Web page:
Trinity Lutheran

Trinity Lutheran, known as the “Hill Church,” sits surrounded by evergreens west of Oldham, S.D. It served a community of Scandinavian immigrants from about 1897 to 1925 before the congregation joined the church in town.

For nearly 95 years, Trinity Lutheran Church outside of Oldham, South Dakota, has held just one service a year, on Memorial Day.

Year round, though, the church serves as a memorial to founding families who dedicated their lives to building the little church on a sloping prairie hill.

Known as the Hill Church, a group of 12 cemetery board members see to its upkeep today.

“It’s an honor,” board member Stuart Apland said. “We’re honoring every single member of that church.”

The memories are important to maintain, added his mother, Kathy Apland. His grandma, Gladys (Abrahamson) Apland, played the old pump organ. She was hired as church organist in 1923, and up until a few years ago, her nephew, Roger Abrahamson, played that same organ at the annual Memorial Day service.

Trinity Lutheran pump organ

A pump organ sits on the altar of Trinity Lutheran Church, which hosts a service once a year on Memorial Day.

“It takes a lot of effort to pump those bellows,” Abrahamson said.

Cement work also ran in the Abrahamson family. Roger’s uncle made headstones for the family plots and four cement churches that were displayed outside their homes.

“That sat in our yard for years when we lived at the farm,” Roger said.

Now one of the little churches has a new home outside the Hill Church.

“The church is such a peaceful, beautiful place to go,” said Deb Schlagel.

The white steepled church sits within an arc of evergreens. Her dad, Wesley Olson, planted those trees. He and his wife, Mildred, spent their later years caring for the property, each on a riding lawnmower. They, along with Abrahamson’s dad, James, and Olaf Larson took care of anything that needed fixing.

“They took a lot of pride in that place,” Schlagel said. Her mom passed away last year at the age of 100 and is buried by her husband and most of his family at the Hill Church.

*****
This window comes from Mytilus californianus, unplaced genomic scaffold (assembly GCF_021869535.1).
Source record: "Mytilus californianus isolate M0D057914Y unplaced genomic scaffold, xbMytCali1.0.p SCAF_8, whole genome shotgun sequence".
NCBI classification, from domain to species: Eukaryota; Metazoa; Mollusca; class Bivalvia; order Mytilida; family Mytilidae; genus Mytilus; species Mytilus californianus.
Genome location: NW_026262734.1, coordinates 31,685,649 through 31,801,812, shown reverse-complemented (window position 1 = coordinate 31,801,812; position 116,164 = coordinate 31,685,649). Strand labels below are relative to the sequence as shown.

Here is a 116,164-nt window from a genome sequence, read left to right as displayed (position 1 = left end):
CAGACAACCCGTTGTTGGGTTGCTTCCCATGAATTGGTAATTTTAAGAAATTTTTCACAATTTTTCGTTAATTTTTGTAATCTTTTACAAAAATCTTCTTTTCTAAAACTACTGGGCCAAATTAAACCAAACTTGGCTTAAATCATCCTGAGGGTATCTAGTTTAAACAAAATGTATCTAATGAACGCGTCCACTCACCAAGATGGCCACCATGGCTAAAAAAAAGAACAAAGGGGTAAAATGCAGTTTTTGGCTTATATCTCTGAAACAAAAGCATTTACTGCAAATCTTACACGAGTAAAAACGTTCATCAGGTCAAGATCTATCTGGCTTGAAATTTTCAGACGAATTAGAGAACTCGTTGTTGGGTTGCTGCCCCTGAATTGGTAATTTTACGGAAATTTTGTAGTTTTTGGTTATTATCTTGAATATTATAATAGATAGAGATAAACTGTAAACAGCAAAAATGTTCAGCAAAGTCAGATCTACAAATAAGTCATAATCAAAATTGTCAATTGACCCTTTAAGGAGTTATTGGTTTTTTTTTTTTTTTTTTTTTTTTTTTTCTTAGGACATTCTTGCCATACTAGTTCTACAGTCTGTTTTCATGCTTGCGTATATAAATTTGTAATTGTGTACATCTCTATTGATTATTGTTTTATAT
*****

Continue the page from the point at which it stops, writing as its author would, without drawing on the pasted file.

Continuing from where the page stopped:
Schlagel now lives in Clark but she tries to return to her hometown for the Memorial service she’s been attending since she was a kid. Through the years, it’s like time stands still inside the church.

The building has a high, arced ceiling. Along the edges and on the walls are painted decorative stencils of floral swags. Only the east wall has been repainted. It was scorched when the steeple was hit by lightning in the 1990s.

“A gal spent a lot of time copying the stencils. You can hardly tell where it was done,” Abrahamson said.

Trinity Lutheran interior

The ceiling and walls of Trinity Lutheran Church are painted with a stencil decoration. A potbelly stove and pump organ are at the front of the church, and a painting of Christ in Gethsemane is the focal point.

At the front of the church is a large altar painting of Jesus praying in Gethsemane. In an arch above, a painting depicts events in Christ’s life.

“It’s pretty much like it was,” Schlagel said.

She grew up going to Oldham Lutheran Church in town. It’s the church Trinity Lutheran joined when members voted to close in 1925.

Trinity’s run of holding regular Sunday services for a community of Scandinavian immigrants was short. It was less than 30 years between the time the congregation joined the church in town and the date in 1896 the country church was organized at the home of M.S. Seim as the Scandinavisk Evangelesh Luthersk Trefoldighedes Meninghed – or the Scandinavian Evangelical Lutheran Trinity congregation.

It isn’t certain why the church decided to close after such a short life. The church minutes note difficulties coming up with enough money to pay the pastor. The 1907 minutes note that Soren Peterson lent the church $27.50 to pay the remainder of the pastor’s $245 salary.

Pastor Evenson had the longest tenure. He came in 1897 to serve as the church’s first leader and resigned in 1911. At that point, Trinity members started inquiring about sharing a pastor with the churches in Oldham and Lake Thompson. Soon, they were discussing merging congregations. The idea was narrowly voted down in 1922 but they ultimately accepted Oldham’s invitation to join forces three years later.